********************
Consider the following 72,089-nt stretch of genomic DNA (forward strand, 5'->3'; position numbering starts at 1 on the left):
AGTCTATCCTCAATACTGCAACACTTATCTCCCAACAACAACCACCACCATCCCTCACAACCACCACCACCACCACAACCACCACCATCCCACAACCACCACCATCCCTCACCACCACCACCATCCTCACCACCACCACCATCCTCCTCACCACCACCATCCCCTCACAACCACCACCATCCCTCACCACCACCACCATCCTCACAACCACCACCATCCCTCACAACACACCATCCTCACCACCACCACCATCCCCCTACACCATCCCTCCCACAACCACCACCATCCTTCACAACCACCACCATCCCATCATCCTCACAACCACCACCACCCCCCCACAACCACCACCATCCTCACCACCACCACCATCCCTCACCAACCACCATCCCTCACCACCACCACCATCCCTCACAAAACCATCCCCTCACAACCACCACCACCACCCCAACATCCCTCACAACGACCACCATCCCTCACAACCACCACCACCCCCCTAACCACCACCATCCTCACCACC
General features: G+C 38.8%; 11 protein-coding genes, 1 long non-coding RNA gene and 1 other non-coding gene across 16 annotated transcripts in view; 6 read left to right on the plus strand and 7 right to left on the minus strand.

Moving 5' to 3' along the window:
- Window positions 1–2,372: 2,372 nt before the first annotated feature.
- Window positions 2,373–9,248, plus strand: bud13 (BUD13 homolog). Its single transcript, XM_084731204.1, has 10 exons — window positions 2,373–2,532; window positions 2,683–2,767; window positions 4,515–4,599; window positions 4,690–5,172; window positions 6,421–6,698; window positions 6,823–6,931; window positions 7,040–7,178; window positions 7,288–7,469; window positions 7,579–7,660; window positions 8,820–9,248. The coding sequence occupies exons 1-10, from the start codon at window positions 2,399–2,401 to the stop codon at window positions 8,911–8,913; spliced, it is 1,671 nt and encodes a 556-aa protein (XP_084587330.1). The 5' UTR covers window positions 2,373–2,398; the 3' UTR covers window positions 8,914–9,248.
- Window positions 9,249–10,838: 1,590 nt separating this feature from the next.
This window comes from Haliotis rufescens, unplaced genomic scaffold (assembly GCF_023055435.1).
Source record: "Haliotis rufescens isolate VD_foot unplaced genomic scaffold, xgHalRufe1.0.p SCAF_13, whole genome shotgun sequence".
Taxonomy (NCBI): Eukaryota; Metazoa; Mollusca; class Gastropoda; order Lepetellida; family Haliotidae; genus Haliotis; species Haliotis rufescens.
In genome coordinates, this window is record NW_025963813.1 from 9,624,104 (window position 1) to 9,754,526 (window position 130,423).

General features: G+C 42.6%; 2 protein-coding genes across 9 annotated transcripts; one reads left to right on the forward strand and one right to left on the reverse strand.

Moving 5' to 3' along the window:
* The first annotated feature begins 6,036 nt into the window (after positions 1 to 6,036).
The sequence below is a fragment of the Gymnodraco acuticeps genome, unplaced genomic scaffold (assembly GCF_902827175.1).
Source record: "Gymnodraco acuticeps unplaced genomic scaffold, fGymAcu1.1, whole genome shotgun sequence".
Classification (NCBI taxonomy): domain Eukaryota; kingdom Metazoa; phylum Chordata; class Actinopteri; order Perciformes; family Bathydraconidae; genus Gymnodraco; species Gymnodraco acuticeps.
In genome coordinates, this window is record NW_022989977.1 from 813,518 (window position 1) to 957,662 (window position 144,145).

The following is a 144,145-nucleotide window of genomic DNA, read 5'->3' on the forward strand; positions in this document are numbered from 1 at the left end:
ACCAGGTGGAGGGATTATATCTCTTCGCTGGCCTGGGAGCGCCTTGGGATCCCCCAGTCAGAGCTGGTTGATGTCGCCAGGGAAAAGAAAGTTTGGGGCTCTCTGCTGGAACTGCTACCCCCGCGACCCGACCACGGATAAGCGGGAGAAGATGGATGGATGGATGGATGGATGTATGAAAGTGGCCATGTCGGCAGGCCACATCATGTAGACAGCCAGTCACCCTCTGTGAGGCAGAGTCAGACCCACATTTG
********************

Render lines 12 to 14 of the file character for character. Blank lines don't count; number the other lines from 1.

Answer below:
General features: G+C 42.6%; 2 protein-coding genes across 9 annotated transcripts; one reads left to right on the forward strand and one right to left on the reverse strand.

Moving 5' to 3' along the window:
* The first annotated feature begins 6,036 nt into the window (after positions 1 to 6,036).